“We look forward to signing it as soon as the process of conforming the official translations is completed satisfactorily,” Kerry said in a statement welcoming the treaty’s opening for signature at U.N. headquarters. By the end of the day 67 countries had signed.
(The U.N. has six official languages – Arabic, Chinese, English, French, Russian and Spanish – and errors have been found in all translations of the treaty except for the English one. Proposed corrections are being circulated, and member-states have 90 days to challenge the final versions.)
The Obama administration’s restated intention to go ahead and sign the Arms Trade Treaty (ATT) sets the stage for a battle with the U.S. Senate, 67 of whose 100 members must support any international treaty for ratification to take place.
Measures before the Senate show the extent of the opposition: An amendment to budget legislation – “To uphold Second Amendment rights and prevent the United States from entering into the United Nations Arms Trade Treaty” – passed on March 23 by a vote of 53-46.
The amendment, sponsored by Sen. James Inhofe (R-Okla.), won the support of all 45 Republicans, joined by eight Democrats – Sens. Mark Begich (Ala.), Joe Donnelly (Ind.), Kay Hagan (N.C.), Martin Heinrich (N.M.), Heidi Heitkamp (N.D.), Joe Manchin (W.V.), Mark Pryor (Ark.) and Jon Tester (Mont.).
Separately, a resolution introduced in March by Sen. Jerry Moran (R-Kans.) expressed the sense of Congress that the president should not sign and the Senate should not ratify the treaty.
Another 35 senators have co-sponsored that measure – and they include Democratic Sens. Manchin and Max Baucus (Mont.).
There is also substantial opposition in the House of Representatives (which does not have a ratification role), with 142 members co-sponsoring a related resolution introduced by Rep. Mike Kelly. (R-Pa.).
In another reflection of congressional disapproval, 130 members signed onto a letter sent by Kelly to President Obama and Kerry last week, voicing opposition to ratification of the ATT “and any effort to treat it as internationally or domestically binding upon the United States.”
“Any treaty that would put the United States – the world’s defender of peace and freedom – on equal footing with the world’s worst dictatorships and terror-sponsors ought to be condemned, dismissed, and ultimately denied our country’s signature,” Kelly said in a statement.
What happened to ‘consensus’?
The treaty was adopted by the U.N. General Assembly last April, with the U.S. joining 153 other nations voting in favor while three countries – Iran, Syria and North Korea – voted no. Another 23 countries abstained, among them Russia and China, both major arms exporters.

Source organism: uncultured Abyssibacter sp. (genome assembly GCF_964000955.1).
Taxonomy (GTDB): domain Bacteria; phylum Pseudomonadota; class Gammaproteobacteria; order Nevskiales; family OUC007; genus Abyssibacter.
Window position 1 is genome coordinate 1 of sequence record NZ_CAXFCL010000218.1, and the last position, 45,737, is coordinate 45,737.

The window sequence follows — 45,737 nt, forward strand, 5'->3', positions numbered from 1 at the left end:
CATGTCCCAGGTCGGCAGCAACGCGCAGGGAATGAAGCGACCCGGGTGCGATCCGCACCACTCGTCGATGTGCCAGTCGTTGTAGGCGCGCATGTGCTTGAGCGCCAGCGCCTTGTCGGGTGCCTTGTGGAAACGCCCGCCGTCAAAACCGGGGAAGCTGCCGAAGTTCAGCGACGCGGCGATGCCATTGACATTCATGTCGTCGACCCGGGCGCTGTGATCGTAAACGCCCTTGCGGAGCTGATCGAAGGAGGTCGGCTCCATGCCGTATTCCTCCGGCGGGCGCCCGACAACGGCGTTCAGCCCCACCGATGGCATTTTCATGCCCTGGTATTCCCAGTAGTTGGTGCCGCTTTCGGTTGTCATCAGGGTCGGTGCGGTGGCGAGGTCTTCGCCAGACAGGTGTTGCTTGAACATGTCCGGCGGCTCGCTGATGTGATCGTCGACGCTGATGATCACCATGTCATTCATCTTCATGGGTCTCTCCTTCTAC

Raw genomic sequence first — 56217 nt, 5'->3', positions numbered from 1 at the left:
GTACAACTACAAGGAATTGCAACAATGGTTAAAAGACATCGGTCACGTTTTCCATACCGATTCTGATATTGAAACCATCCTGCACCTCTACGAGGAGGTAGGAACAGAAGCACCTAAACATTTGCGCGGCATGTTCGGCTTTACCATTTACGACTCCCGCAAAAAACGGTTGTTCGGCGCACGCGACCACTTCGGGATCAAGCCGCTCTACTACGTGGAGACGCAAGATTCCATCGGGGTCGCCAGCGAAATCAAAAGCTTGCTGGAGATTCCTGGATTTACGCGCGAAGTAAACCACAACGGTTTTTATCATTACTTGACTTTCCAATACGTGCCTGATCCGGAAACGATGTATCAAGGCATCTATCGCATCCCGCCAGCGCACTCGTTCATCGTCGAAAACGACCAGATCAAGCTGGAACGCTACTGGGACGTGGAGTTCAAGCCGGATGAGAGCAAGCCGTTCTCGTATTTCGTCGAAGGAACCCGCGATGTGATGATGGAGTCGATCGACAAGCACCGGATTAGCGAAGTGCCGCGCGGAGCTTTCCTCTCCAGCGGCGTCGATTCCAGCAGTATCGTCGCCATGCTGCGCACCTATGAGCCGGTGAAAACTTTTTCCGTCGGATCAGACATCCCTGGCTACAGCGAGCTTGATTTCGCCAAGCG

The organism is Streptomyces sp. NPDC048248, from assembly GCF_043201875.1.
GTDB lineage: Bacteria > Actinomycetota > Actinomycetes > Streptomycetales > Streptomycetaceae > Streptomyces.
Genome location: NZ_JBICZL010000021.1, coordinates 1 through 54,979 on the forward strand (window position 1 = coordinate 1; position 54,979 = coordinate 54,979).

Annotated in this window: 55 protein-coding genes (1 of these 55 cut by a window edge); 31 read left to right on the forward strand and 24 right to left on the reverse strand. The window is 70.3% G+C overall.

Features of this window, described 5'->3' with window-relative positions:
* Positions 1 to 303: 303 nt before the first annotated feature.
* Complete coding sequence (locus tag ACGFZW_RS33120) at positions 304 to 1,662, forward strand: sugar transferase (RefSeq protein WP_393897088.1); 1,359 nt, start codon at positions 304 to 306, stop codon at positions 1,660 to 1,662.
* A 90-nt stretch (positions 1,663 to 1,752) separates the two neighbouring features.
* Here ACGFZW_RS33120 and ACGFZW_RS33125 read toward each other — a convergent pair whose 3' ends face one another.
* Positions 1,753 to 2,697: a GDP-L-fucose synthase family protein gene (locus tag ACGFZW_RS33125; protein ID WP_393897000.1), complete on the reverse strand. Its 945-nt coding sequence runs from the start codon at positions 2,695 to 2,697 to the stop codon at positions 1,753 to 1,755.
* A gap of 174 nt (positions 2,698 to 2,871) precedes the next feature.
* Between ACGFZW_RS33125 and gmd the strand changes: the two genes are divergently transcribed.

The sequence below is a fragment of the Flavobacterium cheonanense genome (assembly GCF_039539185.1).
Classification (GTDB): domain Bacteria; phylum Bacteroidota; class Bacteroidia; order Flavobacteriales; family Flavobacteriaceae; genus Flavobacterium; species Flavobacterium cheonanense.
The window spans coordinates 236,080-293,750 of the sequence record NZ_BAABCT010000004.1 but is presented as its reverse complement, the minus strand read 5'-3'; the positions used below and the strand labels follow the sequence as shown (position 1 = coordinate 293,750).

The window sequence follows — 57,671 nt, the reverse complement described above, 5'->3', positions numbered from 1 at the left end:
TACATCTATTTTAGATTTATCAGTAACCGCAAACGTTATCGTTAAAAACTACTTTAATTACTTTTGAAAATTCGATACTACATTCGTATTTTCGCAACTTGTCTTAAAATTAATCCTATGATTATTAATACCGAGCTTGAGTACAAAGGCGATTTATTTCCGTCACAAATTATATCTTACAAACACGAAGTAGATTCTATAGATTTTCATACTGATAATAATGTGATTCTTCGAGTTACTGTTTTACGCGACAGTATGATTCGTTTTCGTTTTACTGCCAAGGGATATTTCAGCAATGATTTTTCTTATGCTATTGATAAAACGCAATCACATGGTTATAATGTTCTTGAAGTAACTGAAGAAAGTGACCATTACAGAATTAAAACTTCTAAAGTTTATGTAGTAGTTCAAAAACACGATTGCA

That vote was held after an earlier negotiating conference failed to reach an agreement by consensus.
The treaty, which covers weapons ranging from small arms to tanks, helicopters and warships, requires a country to evaluate, ahead of selling arms to another, whether they will violate arms embargoes or be used for acts of genocide, war crimes and crimes against humanity.
The seller is also required to take into account whether the arms transfer will contribute to or undermine peace and security.
Kerry on Monday called the treaty “an important contribution to efforts to stem the illicit trade in conventional weapons, which fuels conflict, empowers violent extremists, and contributes to violations of human rights.”
He disputed some of the issues opponents have raised.
“The ATT will not undermine the legitimate international trade in conventional weapons, interfere with national sovereignty, or infringe on the rights of American citizens, including our Second Amendment rights,” he said.
In their letter to Obama and Kerry, the lawmakers said the treaty was “deeply flawed” and “suffers from vagueness.”
They also argued that the way the treaty was adopted – by General Assembly vote after the negotiations had failed to deliver a consensus agreement – violated one of the “redlines” set down by the Obama administration when it first agreed to enter negotiations in 2009.
The relevant redline stated, “The ATT negotiations must have consensus decision making to allow us to protect U.S. equities,” and a subsequent State Department fact sheet explained why this was viewed as essential.
“Consensus is needed to ensure that all countries can be held to standards that will actually improve the global situation by denying arms to those who would abuse them and to avoid loopholes in the Treaty that can be exploited by those wishing to export arms irresponsibly,” it said.
The lawmakers said in their letter the administration had abandoned this consensus requirement.
“[W]hen the March 2013 negotiating conference failed to reach a consensus agreement, your administration supported the move to adopt the treaty through the U.N. General Assembly, where opponents and abstainers included many of the world’s most important and irresponsible arms importers and exporters, including Iran, North Korea, the People’s Republic of China, Russia, and Egypt,” they wrote.
“The United States thus did not come close to ‘ensur[ing] that all countries can be held to standards that will actually improve the global situation.’
“By failing to uphold this red line, your administration has done grave damage to the diplomatic credibility of the United States,” the signatories said. “In future consensus-based negotiations on this or any other subject, other nations can now threaten to abandon consensus and secure a majority-rule outcome through the U.N. General Assembly.”